After a rough 2016, what is the business outlook for restaurant operators in 2017?
More of the same. But forecasters see opportunities ahead.
Most of the early-year forecasts focus on chain restaurants and large publicly traded companies. But many of the consumer and macroeconomic trends that inform those forecasts also apply to independent restaurant operators, which make up about 70 percent of the $783 billion American restaurant industry.
For most of those operators, 2017 will be another year of moderate growth, says Hudson Riehle, the National Restaurant Association’s senior vice president, research and knowledge group.
“It does remain a sluggish environment, but there are definitely opportunities,” he says.
Independent operators have the flexibility to change and customize menus to serve the needs of their customer base, and that ability will be a key to success in this year’s challenging economy, he adds.
While issues like transparency around sourcing and convenience will continue to be a driving factors, so will what Riehle calls the “socialization factor,” or the ability of a restaurant to become a “social oasis in their communities,” one that focuses on offering a differentiated experience to guests.
Operators like Kevin Harron, CEO of the Andover, Mass.-based Burtons Grill Restaurant Group LLC, with 14 restaurants, for example, is shifting marketing toward what he calls a 360-degree lifestyle approach, pitching his restaurants as more than a place to dine.
Some may host cooking or wellness classes, for example, and those with a large family customer base might offer meal kits to go. The recent addition of a paleo menu section was a hit and restaurants have been reaching out to Crossfit organizations in local communities to market specifically to potential protein seekers.
“I’m looking for ways to stand out and stay relevant. We have to do things outside the box to stay competitive,” says Harron. “I think all the indicators are that we’ll not only have a challenging 2017 but also beyond.”
The Chicago-based NPD Group is predicting restaurant traffic will remain stalled in 2017 as consumers shift away from dine-in brands to quick-service concepts.
NPD expects traffic at quick-service restaurants to increase 1 percent this year, while traffic at dine-in restaurants will decline 2 percent.
“It’s just a battle for share,” says Bonnie Riggs, NPD restaurant industry analyst. Restaurants are competing against each other, but also against lower food prices and increased prepared food offerings at grocery stores.
Independent restaurants in particular, however, have an opportunity to build business beyond their four walls with the rise of third-party delivery providers, Riggs contends.
Surveys indicate that consumers want to order more restaurant food online and have it delivered, according to a report by KeyBank Capital Markets on Wednesday. KeyBank has launched a database to track restaurants listed on commonly used delivery sites.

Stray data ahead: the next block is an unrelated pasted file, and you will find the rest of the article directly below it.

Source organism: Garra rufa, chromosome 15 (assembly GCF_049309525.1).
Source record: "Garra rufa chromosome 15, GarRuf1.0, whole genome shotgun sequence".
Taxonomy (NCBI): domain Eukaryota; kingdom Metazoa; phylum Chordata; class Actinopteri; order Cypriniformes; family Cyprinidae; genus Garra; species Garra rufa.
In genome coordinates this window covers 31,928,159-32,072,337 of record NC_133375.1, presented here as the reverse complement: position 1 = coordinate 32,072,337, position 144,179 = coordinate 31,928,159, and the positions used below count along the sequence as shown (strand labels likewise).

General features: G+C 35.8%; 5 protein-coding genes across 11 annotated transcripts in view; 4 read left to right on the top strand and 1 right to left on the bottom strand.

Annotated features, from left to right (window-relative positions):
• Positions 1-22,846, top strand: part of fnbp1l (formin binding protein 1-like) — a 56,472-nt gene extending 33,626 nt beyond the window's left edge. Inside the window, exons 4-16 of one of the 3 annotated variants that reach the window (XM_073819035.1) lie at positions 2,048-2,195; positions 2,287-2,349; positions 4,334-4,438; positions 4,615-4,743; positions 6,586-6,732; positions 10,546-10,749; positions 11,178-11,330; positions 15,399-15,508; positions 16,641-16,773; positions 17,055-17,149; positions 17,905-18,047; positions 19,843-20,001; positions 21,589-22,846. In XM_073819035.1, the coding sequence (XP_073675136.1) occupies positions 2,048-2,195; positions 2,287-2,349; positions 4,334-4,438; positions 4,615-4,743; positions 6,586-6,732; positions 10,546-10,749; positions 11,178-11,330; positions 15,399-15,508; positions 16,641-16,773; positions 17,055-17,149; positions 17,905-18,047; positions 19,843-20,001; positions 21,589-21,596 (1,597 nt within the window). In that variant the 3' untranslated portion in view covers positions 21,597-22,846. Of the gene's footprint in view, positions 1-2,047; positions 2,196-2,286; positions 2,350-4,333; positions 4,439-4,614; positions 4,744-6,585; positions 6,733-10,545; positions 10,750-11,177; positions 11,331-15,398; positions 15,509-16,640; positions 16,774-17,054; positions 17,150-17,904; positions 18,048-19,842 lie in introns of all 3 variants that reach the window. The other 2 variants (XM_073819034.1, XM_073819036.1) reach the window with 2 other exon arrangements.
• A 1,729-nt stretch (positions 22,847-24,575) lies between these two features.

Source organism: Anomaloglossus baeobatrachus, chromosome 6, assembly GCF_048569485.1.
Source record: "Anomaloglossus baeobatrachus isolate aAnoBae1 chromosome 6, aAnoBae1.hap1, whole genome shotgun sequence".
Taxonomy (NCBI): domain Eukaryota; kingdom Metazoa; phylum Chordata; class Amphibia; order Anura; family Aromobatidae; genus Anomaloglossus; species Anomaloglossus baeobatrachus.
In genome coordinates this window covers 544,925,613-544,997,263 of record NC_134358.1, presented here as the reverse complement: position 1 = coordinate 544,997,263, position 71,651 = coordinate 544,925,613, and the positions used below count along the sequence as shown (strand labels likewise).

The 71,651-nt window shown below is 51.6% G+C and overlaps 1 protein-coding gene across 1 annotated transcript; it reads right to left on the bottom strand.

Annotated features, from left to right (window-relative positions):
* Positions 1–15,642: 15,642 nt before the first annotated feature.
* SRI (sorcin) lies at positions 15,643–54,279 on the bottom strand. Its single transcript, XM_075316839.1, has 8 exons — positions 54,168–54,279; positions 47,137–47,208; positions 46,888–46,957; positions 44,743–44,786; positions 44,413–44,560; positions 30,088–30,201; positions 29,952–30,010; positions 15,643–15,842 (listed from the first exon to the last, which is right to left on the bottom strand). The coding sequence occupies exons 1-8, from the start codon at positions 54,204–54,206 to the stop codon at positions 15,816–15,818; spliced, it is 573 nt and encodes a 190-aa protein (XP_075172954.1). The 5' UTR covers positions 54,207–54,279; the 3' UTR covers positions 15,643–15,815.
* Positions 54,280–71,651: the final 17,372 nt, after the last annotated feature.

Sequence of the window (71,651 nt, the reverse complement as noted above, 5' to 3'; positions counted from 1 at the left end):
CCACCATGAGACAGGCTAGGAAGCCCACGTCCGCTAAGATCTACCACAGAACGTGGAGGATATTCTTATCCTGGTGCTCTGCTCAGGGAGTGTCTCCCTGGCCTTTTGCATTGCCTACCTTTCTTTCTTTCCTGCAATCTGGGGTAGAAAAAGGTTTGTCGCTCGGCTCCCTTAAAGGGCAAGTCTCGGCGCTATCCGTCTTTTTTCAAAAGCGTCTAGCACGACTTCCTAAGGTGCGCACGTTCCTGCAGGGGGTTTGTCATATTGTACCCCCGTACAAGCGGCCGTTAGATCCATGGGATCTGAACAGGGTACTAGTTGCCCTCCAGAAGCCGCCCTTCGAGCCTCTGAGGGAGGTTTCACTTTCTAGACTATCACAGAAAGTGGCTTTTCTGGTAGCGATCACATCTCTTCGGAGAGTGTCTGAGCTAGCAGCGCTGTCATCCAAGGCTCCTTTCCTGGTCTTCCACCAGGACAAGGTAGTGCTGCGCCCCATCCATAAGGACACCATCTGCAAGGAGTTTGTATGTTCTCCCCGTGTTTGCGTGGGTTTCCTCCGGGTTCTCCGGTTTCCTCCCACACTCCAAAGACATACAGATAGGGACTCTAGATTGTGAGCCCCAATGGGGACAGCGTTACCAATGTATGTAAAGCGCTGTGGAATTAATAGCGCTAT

Sales from restaurant delivery is expected to grow from about $35 billion currently — mostly from pizza chains and sandwich shops — to about $25 billion for full-service restaurants specifically, and $130 billion for quick-service locations, including drive thru or carry out, according to the report.
Wall Street analysts, meanwhile, point to other macroeconomic trends impacting both chain restaurant operators and their guests.
For restaurants, pressure on the labor line will continue to increase after another round of minimum wage hikes across the country, and more to come in some states later in the year.
Though food costs declined for the industry as a whole in 2016, the labor line will continue to chip away at margins. But because grocery prices are so low, restaurant operators will have little room to raise menu prices.
Willie Degel, CEO of New York-based Nu-Old Restaurant Group that operates three Uncle Jack’s Steakhouse locations, along with one-offs Uncle Jack’s Meat House, and the fast-casual Jack’s Shack, said rising labor costs is the single biggest issue he expects to grapple with this year.
Last year, his company’s labor costs increased by $350,000 as a result of wage hikes. In 2017, he expects costs to increase by another $125,000 due to the climbing wage rates for his 225 employees.
“How can we afford this? It’s causing huge problems for us,” he says. “Where are you going to find this money?”
Degel says he has tried things like charging guests for bread, but customers didn’t like that. Now he’s serving smaller rolls with meals and looking at 10-ounce cocktails, rather than 12-ounce.
Ultimately, he says, “you’re going to have to pass the expense to the consumer.”
David Tarantino, an analyst with Baird Equity Research, writes in a report on Wednesday that the outlook may improve for restaurants later in the year, if the incoming Republic president follows through on promises to cut taxes to further stimulate the economy. That will be good for restaurants, he says.
“We are optimistic that lower individual income taxes can spur better industry demand across all segments based on our analysis of historical individual income tax cuts,” Tarantino writes.
Riehle of the NRA notes one ray of hope: Demand for dining out remains high.
“When you ask consumers whether are using restaurants as much as they would like, two out of five say they are not,” he says.
Contact Lisa Jennings at [email protected]
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